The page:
Taiwan committed to increasing defense spending: president

Taipei, President Tsai Ing-wen (???) pledged Tuesday that Taiwan will continue to increase defense spending, develop its indigenous defense industry and work with like-minded partners to contribute to regional peace and security.

"Taiwan is truly aware that regional and global security are inseparable from our safety and prosperity," Tsai said at the Ketagalan Forum: 2018 Asia Pacific Security Dialogue, an annual event hosted by the government-affiliated Prospect Foundation.

"To do our part, we are committed to robust defense and deterrence forces," the president said. "Our defense expenditures will keep pace with our needs and GDP growth and we are developing our indigenous defense industry as well."

Tsai's remarks came after the United States Department of State urged Taiwan to increase its defense budget at a level commensurate with its security challenges.

The U.S. Department of State's spokesperson made the remarks when asked to respond to Taiwan's Foreign Minister Joseph Wu (???) who said a day earlier that Taiwan needs the U.S.'s continuous support in the face of China's growing military threat.

Though the Tsai government has repeatedly pledged to boost defense spending since taking office in May 2016, actual spending increases have been small, including a 1.9 percent increase for fiscal 2018.

That has left military spending at around 2 percent of GDP, far short of the 3 percent of GDP the Tsai administration envisioned after taking power in May 2016.

In October 2017, Tsai committed to annual increases in defense spending of 2 percent with a possible additional 1 percent increase for special weapons procurements.

She offered no specifics on spending increases in her speech delivered at the opening of the forum, instead focusing on general regional security trends and warned of China's continuing threat.

The political, economic and military dynamics of the region have been evolving rapidly over the past year, she said, with some developments creating opportunities, such as the summit between U.S. President Donald Trump and North Korea leader Kim Jong-un in June.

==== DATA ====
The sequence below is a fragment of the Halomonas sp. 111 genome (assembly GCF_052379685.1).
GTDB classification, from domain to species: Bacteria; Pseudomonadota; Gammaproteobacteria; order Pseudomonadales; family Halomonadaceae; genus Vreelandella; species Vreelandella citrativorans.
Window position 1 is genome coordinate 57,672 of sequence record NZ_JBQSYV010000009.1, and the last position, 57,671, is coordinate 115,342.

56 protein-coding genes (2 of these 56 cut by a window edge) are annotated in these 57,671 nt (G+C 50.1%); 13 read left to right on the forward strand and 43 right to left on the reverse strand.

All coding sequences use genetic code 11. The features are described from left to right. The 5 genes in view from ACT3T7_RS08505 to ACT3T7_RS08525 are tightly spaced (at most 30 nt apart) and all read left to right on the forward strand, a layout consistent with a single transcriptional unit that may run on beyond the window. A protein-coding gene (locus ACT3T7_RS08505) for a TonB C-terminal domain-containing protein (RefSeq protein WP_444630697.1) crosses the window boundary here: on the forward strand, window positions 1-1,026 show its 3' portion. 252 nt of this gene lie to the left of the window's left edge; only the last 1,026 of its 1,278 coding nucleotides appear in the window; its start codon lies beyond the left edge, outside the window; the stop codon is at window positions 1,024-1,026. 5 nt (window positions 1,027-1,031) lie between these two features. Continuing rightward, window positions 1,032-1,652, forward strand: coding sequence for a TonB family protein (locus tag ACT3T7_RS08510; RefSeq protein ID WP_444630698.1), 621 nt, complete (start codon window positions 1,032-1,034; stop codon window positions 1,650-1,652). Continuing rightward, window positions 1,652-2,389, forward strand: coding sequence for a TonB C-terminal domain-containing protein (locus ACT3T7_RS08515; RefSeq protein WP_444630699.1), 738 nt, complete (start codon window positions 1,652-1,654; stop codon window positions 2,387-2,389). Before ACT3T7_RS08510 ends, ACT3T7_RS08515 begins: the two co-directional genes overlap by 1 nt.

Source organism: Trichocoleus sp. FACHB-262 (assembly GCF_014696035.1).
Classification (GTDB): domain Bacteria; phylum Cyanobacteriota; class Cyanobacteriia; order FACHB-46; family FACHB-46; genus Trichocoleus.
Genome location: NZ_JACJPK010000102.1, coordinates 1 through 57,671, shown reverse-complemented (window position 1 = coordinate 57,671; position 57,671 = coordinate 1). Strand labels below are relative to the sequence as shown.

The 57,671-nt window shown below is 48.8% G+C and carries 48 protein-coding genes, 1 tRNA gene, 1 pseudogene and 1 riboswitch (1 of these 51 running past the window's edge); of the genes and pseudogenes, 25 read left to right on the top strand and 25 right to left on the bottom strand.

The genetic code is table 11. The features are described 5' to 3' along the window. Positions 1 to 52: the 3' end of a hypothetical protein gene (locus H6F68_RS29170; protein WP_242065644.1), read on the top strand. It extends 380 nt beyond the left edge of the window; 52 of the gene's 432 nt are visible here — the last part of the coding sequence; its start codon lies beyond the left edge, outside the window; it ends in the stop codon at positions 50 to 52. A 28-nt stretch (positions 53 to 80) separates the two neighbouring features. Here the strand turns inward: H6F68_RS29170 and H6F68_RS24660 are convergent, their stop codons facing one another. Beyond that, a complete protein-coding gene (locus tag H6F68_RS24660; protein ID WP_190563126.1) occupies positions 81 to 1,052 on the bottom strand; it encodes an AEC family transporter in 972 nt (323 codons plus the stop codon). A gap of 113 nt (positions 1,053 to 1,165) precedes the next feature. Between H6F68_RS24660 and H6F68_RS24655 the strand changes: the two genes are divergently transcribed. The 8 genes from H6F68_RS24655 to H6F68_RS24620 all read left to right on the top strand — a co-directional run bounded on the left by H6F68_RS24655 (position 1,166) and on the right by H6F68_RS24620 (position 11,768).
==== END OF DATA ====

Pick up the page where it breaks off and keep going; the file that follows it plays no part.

"But others are creating challenges," Tsai said. "Those challenges, both traditional and non-traditional, are undermining our shared democratic values and the rules-based international order that has helped this region establish peace, stability, and prosperity since the end of the Second World War."

Tsai went on to single out the challenges posed by China to the region.

"Regrettably, in recent years, China has adopted an aggressive policy to advance its own agenda around the world. It has continued to employ sharp power to influence its neighbors, including conducting military exercises in this region and sending aircraft to encircle Taiwan," Tsai said.

Facing the challenges, Tsai said countries in the region need not respond alone because "our shared values are a common bond for all of us here."

"We can work together to ensure that future global security won't be determined by military or economic might. Instead, it will be guided by the values of freedom and democracy," Tsai said, adding that the approach has been adopted by her administration.

Tsai said that the New Southbound Policy launched since she took office in 2016 is one of Taiwan's major efforts to advance the shared values and interests. "The aim is to coordinate our efforts and create a prosperous future for all," she said.

The hosting of the Ketagalan forum was another example, Tsai said.

The forum was inaugurated last year with an aim to bring local and international experts together with officials to discuss changes in the region's geopolitical landscape and how to enhance cooperation to best address emerging security challenges.

"It is heartening to see that even as the world changes, our commitment to our shared values is unshakable," Tsai said to hundreds of attendees, among them including former U.S. Secretary of Defense Ash Carter and experts from the U.S., Japan, South Korea, Australia, New Zealand, India, Vietnam and Malaysia.

"The only way we can jointly respond to evolving global challenges is by strengthening our regional and global partnerships," Tsai said.

Source: Focus Taiwan News Channel